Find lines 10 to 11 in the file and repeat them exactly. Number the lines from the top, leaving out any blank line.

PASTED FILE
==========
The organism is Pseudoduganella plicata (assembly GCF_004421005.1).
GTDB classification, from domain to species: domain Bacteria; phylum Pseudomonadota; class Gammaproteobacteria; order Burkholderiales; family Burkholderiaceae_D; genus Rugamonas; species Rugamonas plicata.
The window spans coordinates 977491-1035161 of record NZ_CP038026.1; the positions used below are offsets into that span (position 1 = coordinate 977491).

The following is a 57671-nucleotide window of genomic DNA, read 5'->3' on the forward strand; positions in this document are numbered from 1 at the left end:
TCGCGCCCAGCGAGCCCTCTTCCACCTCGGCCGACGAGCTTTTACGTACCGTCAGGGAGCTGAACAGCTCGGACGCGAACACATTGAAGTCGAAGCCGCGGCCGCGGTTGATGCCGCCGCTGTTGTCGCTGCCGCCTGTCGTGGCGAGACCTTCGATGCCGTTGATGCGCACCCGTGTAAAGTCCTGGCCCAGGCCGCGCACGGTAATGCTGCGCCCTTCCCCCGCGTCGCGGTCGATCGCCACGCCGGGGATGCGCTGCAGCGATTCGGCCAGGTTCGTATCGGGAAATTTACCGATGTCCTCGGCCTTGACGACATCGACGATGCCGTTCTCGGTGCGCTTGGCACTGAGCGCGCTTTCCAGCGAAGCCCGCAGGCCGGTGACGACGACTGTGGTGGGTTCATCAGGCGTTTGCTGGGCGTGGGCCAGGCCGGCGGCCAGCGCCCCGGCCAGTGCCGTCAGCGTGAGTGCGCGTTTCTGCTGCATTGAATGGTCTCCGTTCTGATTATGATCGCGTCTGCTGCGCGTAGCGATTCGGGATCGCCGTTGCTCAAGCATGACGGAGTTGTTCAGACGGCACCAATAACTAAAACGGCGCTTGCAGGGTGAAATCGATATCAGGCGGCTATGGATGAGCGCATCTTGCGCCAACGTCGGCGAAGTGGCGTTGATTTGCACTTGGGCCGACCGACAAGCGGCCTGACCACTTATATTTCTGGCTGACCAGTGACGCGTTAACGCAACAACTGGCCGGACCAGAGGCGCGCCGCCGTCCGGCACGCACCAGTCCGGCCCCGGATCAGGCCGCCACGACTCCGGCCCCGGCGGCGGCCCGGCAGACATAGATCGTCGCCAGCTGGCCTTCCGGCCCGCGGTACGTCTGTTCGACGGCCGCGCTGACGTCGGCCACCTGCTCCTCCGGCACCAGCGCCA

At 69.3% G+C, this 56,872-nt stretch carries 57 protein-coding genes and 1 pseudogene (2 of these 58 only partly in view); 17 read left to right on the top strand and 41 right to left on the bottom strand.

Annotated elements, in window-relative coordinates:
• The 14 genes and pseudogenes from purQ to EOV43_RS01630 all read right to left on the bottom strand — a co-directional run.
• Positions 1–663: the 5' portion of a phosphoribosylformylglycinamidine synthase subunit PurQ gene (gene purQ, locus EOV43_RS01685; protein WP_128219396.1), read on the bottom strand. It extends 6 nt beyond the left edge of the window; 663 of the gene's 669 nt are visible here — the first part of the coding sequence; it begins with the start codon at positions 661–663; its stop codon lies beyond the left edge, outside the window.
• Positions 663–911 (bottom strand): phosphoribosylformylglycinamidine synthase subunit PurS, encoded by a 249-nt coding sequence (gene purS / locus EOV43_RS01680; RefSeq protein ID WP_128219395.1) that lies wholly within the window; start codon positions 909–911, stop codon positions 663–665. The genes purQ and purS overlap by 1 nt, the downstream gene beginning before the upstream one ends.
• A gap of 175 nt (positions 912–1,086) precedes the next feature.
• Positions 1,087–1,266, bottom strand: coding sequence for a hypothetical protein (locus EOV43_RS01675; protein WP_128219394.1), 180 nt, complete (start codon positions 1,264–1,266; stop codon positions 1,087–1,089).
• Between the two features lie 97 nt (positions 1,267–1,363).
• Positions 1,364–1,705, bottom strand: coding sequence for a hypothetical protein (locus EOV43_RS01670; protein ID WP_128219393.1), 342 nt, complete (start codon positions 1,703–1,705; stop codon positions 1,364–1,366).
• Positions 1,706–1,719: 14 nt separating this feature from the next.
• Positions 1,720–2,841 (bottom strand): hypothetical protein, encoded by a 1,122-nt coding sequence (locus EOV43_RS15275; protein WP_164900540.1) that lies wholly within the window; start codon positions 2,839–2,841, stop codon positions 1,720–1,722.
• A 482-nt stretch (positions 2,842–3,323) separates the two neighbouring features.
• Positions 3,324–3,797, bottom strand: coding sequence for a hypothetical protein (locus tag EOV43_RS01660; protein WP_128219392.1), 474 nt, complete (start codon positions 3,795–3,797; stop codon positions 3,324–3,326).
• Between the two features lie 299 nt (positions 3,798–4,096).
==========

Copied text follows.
• Positions 663–911 (bottom strand): phosphoribosylformylglycinamidine synthase subunit PurS, encoded by a 249-nt coding sequence (gene purS / locus EOV43_RS01680; RefSeq protein ID WP_128219395.1) that lies wholly within the window; start codon positions 909–911, stop codon positions 663–665. The genes purQ and purS overlap by 1 nt, the downstream gene beginning before the upstream one ends.
• A gap of 175 nt (positions 912–1,086) precedes the next feature.